I think I’ve done a bit of everything this year, playing festivals with a rock band, working as a producer for a folk musician, session work for an electronic music album and a few other things.
I pretty much offer unlimited support outside of lessons for anyone who is considering pursuing music as a career or for anyone who wants to take their hobby out of the house and into the local music scene. I don’t really market my musical projects very much so none of this stuff will look super glamorous but all of the projects included in this blog were paid jobs, received positive reviews and most importantly were very fulfilling creative projects. So if any of this looks like something you’d like to get into then feel free to ask me for any advice.
In April I joined a band called Square WIld. I really got dropped in at the deep end here.
I was replacing someone who had been in the band for about 4 years. The band had won Prog Magazine’s Best Unsigned Band award in 2022 and so had a full feature written about them this year. (Issue 138 if you’re interested)
They included me in the photoshoot and mentioned in the article that I was about to start playing with them. I then had about 6 weeks and 2 rehearsals to learn the set. The songs are harder than anything I ever had to play during my music degree or any gigs I’ve done since then. My first gig with them was the semi final of a competition. We went on to win the semi final and the whole competition. I then found myself playing the Bloodstock festival a few months later to 2000+ people and met a few musicians that I’d been a fan of for a long time.
A couple of years ago during lockdown I recorded a solo EP. It was really just a personal project at first. I sort of just had some sounds in my head that I wanted to turn into finished songs. A few of my friends talked me into playing the material live.
In March we booked a small venue and played the whole EP from start to finish (+ few new songs and some covers)
Once I’ve finished learning the rest of the Square WIld back catalog I’ll revisit this project.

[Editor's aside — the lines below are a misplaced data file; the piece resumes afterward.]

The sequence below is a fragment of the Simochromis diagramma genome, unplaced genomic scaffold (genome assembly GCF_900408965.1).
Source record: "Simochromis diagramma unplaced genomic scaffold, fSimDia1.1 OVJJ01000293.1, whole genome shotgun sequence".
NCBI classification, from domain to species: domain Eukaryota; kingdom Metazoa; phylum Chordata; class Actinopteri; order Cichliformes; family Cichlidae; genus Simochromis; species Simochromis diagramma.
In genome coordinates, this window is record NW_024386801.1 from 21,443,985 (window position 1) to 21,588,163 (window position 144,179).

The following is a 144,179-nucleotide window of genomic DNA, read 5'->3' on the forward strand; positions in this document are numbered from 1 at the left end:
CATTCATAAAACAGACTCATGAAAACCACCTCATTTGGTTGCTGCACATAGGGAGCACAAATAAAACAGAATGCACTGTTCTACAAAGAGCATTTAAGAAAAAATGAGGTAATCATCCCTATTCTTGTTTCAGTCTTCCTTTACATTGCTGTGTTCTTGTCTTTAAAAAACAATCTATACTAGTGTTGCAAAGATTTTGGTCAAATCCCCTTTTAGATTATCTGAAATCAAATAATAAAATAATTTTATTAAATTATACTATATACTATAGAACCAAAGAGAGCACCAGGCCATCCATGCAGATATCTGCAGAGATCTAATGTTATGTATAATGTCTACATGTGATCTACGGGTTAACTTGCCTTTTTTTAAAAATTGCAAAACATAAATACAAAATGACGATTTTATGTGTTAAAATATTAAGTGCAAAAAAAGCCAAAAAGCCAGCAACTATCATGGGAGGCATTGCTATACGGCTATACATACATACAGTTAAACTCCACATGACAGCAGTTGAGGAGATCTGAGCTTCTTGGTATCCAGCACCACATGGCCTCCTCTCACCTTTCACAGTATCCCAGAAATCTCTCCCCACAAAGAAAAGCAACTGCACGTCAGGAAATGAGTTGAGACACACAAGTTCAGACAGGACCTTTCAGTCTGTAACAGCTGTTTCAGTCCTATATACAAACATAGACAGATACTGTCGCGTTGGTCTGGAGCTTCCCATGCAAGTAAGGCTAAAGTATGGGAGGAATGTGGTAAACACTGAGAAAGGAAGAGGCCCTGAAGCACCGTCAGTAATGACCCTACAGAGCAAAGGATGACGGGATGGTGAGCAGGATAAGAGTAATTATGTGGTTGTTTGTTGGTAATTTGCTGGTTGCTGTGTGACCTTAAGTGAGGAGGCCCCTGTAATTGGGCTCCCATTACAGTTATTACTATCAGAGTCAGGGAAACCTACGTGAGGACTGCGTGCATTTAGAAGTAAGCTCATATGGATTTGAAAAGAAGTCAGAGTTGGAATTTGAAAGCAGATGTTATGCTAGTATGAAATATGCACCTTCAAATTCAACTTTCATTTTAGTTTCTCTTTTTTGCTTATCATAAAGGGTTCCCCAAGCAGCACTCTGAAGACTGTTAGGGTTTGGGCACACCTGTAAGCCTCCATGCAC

My job on this one was pretty much just to show up and play guitar. The album is mostly the work of Chris Massey. He’s originally a DJ/Producer but has branched out into all sorts of creative projects over the years in music and film.
It was a really interesting job because I’ve not really worked with an electronic pop producer before and also we recorded my guitar parts quite early on in the process. So I had no idea what the finished songs would sound like. Chris would show me a beat, a few synth parts or a bass line ect, then I’d come up with some guitar parts and he'd record them and pick the bits that he needed. Then a few months later, I heard the whole thing finished on vinyl. There were singers on the record with me that I’d not met and the rough ideas I’d heard a few months back were full, perfectly balanced sounds,
Shelli Le Fay: Genre Folk/Acoustic singer-songwriter
My Role: Producer
Shelli has played in many bands as a violinist, singer and guitarist and is now starting to record her solo music. My role in this was mostly to handle the tech stuff, tracking editing, mixing etc but the most interesting part for me was having her describe sounds to me and then figuring out ways to make those sounds with instruments and software.
Those Music Guys Podcast
Me and my friend have done this podcast for a few years on and off. The new thing this year was that another podcast host, Mark Cooper, asked us to collaborate. His show is way more established than ours so this was a fun new experience. He booked a venue in Liverpool and we did a live episode with an audience Q and A. We made some new connections through this so we have some interesting guests booked in for 2024
December 2023 Topic